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Aspire Academy targets 2022 World Cup

By Onochie Anibeze, Qatar
Head coach of the Aspire soccer academy in Qatar, Ferdinando Scarpello said Thursday that the centre of sports excellence will produce star players who could make Qatar proud during the 2022 World Cup.

ASPIRING ... Players of Aspire Academy shaping up during a training session.

Qatar is not known for football. But as the World’s largest producer of gas they have the resources to stage a successful World Cup. The concern of nationals and football followers is whether they could produce a strong national team that could keep the atmosphere lively while the World Cup goes on. It was also the fear of many in the 2010 World Cup in South Africa.

“Most of the players we have here will represent Qatar in the 2022 World Cup. We are preparing them. By 2022, they will make everybody proud,” said Scarpello, an Italian.He was addressing visiting journalists yesterday during the visit of Lucas Neill, the Aussie captain who was guest of the academy. Neill leads Australia in the Asia Cup final on Saturday against Japan who have won the cup three times.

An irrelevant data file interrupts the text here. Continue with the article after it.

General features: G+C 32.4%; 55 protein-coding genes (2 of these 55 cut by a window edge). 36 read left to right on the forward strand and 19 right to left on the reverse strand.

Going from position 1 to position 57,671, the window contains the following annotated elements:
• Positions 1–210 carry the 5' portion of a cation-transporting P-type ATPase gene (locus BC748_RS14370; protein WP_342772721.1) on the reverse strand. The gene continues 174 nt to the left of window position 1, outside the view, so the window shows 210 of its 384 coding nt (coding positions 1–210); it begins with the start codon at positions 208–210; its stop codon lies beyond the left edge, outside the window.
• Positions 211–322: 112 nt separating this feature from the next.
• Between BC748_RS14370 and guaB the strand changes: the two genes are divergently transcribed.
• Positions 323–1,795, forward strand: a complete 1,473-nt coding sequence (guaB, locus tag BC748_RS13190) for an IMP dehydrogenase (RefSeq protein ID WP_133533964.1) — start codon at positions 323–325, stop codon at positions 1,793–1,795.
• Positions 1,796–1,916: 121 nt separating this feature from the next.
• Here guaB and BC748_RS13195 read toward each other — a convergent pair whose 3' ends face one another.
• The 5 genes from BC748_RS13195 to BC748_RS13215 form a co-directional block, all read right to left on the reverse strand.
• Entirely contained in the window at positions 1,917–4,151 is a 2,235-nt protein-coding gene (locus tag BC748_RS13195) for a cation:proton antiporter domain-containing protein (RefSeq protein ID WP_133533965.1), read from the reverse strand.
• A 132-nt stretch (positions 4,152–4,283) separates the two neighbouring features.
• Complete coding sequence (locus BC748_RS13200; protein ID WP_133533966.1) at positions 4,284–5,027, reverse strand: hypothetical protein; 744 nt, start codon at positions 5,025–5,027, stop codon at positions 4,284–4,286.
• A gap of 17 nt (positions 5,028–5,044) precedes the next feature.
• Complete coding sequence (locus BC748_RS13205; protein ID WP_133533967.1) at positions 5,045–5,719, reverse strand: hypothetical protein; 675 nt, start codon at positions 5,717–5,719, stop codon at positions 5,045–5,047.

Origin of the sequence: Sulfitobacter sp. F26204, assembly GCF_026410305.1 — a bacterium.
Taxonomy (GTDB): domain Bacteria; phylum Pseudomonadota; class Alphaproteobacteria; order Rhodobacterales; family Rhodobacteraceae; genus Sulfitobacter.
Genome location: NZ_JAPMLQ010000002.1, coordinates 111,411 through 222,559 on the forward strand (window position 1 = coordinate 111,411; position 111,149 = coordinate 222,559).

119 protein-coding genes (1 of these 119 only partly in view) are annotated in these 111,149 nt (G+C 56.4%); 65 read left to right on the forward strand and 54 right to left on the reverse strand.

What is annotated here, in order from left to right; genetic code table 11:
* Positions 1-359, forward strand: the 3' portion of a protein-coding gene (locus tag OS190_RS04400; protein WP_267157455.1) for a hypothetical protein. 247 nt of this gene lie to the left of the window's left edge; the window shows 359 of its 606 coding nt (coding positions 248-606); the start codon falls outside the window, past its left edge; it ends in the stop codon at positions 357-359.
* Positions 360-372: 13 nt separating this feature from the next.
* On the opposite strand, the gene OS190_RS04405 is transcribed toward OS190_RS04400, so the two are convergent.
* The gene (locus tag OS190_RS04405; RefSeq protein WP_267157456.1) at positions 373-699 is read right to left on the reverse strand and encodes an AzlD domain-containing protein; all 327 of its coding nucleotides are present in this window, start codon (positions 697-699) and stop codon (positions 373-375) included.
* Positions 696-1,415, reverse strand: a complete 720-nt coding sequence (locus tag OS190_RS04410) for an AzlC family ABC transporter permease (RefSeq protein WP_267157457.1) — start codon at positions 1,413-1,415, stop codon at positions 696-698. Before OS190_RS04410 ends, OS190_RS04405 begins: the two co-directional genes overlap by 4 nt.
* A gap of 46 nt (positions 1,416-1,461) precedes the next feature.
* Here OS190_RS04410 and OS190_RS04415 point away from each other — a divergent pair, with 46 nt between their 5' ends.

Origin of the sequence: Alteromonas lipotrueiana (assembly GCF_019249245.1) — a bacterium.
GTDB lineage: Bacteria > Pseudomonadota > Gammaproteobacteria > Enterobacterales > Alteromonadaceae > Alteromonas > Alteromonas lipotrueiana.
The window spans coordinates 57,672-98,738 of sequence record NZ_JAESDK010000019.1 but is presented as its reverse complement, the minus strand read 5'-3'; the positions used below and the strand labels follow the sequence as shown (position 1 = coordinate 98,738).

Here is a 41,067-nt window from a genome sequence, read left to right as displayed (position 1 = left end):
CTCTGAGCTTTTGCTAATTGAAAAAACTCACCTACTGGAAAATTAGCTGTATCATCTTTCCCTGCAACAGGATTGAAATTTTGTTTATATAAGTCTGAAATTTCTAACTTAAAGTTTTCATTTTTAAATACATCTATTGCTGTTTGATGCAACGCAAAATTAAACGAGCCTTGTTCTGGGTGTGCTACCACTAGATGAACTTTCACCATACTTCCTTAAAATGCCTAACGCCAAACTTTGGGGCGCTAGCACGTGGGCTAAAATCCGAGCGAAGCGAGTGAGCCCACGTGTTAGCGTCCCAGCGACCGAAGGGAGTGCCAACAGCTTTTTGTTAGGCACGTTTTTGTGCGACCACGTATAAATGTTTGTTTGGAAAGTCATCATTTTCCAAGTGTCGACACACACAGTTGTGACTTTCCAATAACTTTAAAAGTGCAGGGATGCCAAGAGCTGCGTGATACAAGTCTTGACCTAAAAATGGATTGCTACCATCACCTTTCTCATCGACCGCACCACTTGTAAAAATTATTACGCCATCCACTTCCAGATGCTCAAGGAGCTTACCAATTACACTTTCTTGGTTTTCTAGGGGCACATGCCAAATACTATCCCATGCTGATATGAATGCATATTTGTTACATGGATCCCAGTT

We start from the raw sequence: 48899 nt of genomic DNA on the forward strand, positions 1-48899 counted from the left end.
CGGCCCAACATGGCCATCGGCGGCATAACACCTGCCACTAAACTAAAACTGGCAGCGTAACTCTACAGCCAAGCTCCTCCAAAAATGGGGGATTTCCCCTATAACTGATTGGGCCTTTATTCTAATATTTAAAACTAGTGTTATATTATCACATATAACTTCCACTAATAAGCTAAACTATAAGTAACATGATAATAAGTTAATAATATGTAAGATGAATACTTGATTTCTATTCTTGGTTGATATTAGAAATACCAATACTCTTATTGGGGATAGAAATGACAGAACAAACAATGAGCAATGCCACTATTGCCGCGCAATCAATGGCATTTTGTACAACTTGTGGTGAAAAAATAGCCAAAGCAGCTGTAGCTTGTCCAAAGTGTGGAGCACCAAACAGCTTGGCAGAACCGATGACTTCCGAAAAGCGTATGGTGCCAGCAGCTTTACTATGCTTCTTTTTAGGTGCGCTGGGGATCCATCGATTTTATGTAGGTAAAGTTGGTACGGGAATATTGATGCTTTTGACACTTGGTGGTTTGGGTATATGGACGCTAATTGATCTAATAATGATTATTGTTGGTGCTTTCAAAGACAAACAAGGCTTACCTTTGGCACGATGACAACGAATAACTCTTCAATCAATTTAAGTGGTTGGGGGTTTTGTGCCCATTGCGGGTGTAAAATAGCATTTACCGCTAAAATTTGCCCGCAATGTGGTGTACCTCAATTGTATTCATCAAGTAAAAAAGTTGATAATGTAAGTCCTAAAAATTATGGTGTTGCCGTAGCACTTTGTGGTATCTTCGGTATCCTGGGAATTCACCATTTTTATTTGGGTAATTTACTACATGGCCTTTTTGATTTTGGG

He took time off to address the students of the academy. He told them that they have been provided with the foundation to rise to the top of their careers and that only hard work will elevate them to stardom. Scarpello continued: “When these players graduate, they will eventually move to different clubs. We are preparing them tactically, technically and mentally.

Of course, not all of them will grow to be stars. It is just natural that some will move on while some may drop by the way. But I’m sure that some of these boys will play for Qatar in the 2022 World Cup and they could produce something then. They have the right mentality. What matters is their performance and not whether they are winning all their friendly matches.

We have coaches from Holland, England, Spain etc. I’m Italian. So you can imagine the blend from different perspectives. We hope that by 2022 they will have a good show”

Stuart Hodge, the Head of Public Relations and Events said that the academy has categories of players from ages 12 to 17. He further added that “we have had five players from the academy that are playing for the national teams. We have 11 years to produce players for that competition and it is achievable. We are already doing so and with time there will be more.”

Aspire also has players from different countries but they are about 30 per cent of the number going to school and at the same time training for professional careers.


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